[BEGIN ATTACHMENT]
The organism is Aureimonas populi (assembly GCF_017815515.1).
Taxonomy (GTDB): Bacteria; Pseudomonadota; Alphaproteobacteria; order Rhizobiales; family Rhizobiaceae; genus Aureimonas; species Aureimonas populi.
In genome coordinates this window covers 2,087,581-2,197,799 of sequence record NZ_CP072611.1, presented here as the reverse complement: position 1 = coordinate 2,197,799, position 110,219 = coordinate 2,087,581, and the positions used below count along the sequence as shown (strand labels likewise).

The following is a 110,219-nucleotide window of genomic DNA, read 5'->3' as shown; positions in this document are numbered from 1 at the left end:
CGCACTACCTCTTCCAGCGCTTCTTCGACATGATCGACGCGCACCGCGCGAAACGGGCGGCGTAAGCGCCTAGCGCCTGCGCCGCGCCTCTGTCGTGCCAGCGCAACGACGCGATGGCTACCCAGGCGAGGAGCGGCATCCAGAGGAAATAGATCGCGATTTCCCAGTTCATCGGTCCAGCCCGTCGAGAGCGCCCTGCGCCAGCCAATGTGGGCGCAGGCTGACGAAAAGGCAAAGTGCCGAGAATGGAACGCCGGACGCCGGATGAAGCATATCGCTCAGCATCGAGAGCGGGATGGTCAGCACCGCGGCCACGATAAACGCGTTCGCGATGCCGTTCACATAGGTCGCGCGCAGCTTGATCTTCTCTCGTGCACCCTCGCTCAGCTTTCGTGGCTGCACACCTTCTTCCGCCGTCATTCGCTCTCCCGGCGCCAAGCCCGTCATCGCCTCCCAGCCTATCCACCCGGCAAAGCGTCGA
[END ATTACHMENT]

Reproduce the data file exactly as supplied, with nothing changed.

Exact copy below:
The organism is Aureimonas populi (assembly GCF_017815515.1).
Taxonomy (GTDB): Bacteria; Pseudomonadota; Alphaproteobacteria; order Rhizobiales; family Rhizobiaceae; genus Aureimonas; species Aureimonas populi.
In genome coordinates this window covers 2,087,581-2,197,799 of sequence record NZ_CP072611.1, presented here as the reverse complement: position 1 = coordinate 2,197,799, position 110,219 = coordinate 2,087,581, and the positions used below count along the sequence as shown (strand labels likewise).

The following is a 110,219-nucleotide window of genomic DNA, read 5'->3' as shown; positions in this document are numbered from 1 at the left end:
CGCACTACCTCTTCCAGCGCTTCTTCGACATGATCGACGCGCACCGCGCGAAACGGGCGGCGTAAGCGCCTAGCGCCTGCGCCGCGCCTCTGTCGTGCCAGCGCAACGACGCGATGGCTACCCAGGCGAGGAGCGGCATCCAGAGGAAATAGATCGCGATTTCCCAGTTCATCGGTCCAGCCCGTCGAGAGCGCCCTGCGCCAGCCAATGTGGGCGCAGGCTGACGAAAAGGCAAAGTGCCGAGAATGGAACGCCGGACGCCGGATGAAGCATATCGCTCAGCATCGAGAGCGGGATGGTCAGCACCGCGGCCACGATAAACGCGTTCGCGATGCCGTTCACATAGGTCGCGCGCAGCTTGATCTTCTCTCGTGCACCCTCGCTCAGCTTTCGTGGCTGCACACCTTCTTCCGCCGTCATTCGCTCTCCCGGCGCCAAGCCCGTCATCGCCTCCCAGCCTATCCACCCGGCAAAGCGTCGA